Soleimani was the commander of the Revolutionary Guards’ clandestine and regional operations arm, the Quds Force. Iranians look upon him as we Americans view the commanders of our clandestine Special Operations forces the world over.
With a distinction: Our Special Operations forces and their command encroach on the Iranian neighborhood much more so than Iranians and their special force command encroach on American territory, unless you consider the Middle East to be American turf.
To repeat: The crucial difference between Iran’s Quds Force and America’s Special Operations forces (SOF) is that the former is regional, the latter global.
As I write, America’s SOF, upwards of 8,300 commandos, are engaged in secret operations the world over. Unknown to all but a few Americans, “U.S. commandos deploy to 149 countries—about 75 percent of the nations on the planet,” reports investigative journalist Nick Turse. Expect that by the halfway mark of this year, “U.S. Special Operations Command (USSOCOM or SOCOM), America’s most elite troops, will have already carried out missions in approximately 133 countries.”
“If Iran should not be allowed to interfere in neighboring countries,” pondered Sara, an Iranian mourner interviewed at Soleimani’s million-strong funeral, “why should Americans be allowed to come to our region all the way from the other side of the Earth?”
Correction: Soleimani patrolled only Iran’s very dangerous neighborhood. His mission was far more modest and nationalistic than that of the U.S. government, which bestrides the globe, arming and training foreign troops all over it.
Unlike America’s proxy militias, Iranian proxy militia operate in the region.
As to the “imminent danger” a single individual, Soleimani, was said to pose to “American lives”: Arrayed against the veracity of the intelligence to that effect are Republican Sens. Mike Lee and Rand Paul. They characterized Wednesday’s intel briefing as positively “insulting”; “the worst briefing” they had received.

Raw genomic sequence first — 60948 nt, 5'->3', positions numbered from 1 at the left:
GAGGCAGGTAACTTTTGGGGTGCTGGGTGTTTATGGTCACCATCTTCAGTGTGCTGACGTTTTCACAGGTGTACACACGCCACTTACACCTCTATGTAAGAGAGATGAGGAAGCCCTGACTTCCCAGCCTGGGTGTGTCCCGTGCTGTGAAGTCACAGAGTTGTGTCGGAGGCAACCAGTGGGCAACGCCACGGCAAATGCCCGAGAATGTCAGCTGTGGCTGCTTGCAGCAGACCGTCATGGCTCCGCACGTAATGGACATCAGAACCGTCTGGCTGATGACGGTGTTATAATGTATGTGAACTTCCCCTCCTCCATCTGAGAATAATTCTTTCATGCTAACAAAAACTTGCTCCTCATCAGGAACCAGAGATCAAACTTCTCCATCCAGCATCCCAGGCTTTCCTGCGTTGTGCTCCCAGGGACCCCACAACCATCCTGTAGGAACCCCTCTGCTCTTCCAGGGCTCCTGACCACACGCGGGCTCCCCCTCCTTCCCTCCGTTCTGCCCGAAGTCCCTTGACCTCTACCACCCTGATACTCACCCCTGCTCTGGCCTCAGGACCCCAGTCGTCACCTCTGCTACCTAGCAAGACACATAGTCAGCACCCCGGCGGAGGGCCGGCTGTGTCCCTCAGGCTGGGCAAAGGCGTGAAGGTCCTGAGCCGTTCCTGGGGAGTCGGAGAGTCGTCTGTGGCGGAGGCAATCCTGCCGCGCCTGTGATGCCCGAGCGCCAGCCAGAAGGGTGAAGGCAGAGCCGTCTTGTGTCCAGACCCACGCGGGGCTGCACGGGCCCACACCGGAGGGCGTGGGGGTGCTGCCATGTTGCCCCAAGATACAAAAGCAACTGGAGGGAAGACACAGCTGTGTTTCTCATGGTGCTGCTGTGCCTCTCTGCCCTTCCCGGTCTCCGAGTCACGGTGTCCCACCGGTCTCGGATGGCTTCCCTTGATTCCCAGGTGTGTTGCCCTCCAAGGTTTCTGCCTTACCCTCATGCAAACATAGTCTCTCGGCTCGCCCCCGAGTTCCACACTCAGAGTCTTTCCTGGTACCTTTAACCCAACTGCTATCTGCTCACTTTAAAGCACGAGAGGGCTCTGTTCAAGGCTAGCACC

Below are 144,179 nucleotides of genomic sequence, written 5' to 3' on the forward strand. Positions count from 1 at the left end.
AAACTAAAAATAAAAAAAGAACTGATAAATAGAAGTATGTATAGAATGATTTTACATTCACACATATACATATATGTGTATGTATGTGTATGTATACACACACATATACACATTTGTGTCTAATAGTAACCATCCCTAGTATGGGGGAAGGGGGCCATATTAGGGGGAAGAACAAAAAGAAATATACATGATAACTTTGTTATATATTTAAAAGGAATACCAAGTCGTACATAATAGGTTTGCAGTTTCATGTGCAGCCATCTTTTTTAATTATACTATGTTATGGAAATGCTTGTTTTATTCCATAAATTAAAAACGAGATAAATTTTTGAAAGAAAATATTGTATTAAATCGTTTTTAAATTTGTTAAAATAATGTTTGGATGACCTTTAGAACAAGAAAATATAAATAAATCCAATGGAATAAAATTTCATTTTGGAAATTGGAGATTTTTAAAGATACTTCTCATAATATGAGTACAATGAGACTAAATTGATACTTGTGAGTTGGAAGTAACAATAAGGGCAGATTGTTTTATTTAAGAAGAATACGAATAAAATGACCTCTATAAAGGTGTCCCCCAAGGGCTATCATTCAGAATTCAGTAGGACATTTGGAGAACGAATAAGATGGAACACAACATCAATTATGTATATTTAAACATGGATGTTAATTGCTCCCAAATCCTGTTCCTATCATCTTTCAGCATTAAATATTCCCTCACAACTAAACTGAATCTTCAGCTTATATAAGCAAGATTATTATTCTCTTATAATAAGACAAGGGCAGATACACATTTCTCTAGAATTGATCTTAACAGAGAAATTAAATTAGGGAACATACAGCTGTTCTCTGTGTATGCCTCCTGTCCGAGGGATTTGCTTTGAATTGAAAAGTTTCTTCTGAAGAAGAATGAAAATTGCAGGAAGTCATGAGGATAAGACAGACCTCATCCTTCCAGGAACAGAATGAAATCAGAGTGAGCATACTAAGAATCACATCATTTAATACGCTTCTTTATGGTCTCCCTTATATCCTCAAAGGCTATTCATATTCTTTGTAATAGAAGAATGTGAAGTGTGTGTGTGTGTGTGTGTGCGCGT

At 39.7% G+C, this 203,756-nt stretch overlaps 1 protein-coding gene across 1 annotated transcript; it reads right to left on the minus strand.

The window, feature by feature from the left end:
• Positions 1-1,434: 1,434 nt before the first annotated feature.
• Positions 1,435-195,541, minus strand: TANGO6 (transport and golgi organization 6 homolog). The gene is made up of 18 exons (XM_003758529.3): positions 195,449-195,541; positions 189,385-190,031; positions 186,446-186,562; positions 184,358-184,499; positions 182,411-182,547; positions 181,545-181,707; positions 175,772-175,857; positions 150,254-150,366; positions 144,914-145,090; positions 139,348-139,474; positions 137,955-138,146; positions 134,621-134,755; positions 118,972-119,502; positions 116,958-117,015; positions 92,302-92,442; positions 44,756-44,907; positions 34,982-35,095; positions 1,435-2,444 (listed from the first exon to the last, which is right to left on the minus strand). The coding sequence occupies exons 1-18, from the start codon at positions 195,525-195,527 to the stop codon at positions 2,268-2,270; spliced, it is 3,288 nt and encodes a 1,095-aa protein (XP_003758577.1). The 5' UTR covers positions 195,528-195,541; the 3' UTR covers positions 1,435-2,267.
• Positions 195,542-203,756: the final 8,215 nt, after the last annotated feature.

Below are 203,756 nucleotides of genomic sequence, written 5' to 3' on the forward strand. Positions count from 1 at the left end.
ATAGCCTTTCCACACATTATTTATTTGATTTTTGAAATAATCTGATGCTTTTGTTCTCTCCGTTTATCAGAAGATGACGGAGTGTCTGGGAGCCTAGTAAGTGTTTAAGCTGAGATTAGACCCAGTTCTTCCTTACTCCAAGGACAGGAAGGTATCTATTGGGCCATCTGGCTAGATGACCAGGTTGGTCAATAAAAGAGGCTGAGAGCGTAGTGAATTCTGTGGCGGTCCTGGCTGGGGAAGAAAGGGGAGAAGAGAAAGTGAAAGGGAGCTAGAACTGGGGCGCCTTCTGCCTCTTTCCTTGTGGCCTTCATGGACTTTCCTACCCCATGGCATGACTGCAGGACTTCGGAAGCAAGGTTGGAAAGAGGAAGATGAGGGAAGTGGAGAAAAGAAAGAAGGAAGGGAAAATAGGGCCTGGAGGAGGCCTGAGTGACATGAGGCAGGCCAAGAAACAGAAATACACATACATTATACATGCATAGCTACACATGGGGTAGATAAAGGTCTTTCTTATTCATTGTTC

No wonder. The intelligence was produced and pushed by the same spooks who’ve been agitating against President Trump and all vestiges of his original “America First” plank.
These disgraced sources now insist that Soleimani was planning future, precision strikes—nefarious atrocities against U.S. soldiers—and, therefore, needed to be dispatched right away.
However, other more credible sources, including Rand Paul’s dad, allude to Soleimani’s involvement in a diplomatic mission which was underway between Iraq, Iran and Saudi Arabia, and would have cut out the U.S. as middleman.
Skepticism aside, when we accept U.S. state aggression based on iffy, prior-restraint arguments, then aggress we must ad absurdum. Consider: Between 1975 and 2015, Saudi Arabian Sunnis murdered 2369 Americans in the homeland, to Iran’s zero. When it comes to the lives of American civilians, at least in recent decades, the Saudis (Trump’s new BFFs), not the Iranians, have blood on their hands.
Based on the erroneous prior-restraint reasoning, and our putative, divine American rights as judge, jury and executioner—we could confine all Saudi-Arabian Sunnis to camps, for the purpose of “reeducation.” It’s what China is doing to its Muslim minority.
So as to survive the onslaught of the Sunni fundamentalist majority, the endangered Alawite minority in Syria has formed an alliance with Shia Iran, also a marginalized minority within the Ummah. The Shia-Alawite alliance has been good for Christians in Syria.
But Saudi Arabia doesn’t give a dried camel’s hump about Christians or American casualties. They have managed to skillfully enlist the West in a proxy Sunni-Shia religious war, also Riyadh’s ultimate aim.
Despite a campaign of “America First,” and much like the Bushes and Clintons before him, the president has decided to side with Sunni Islam while demonizing the Shia.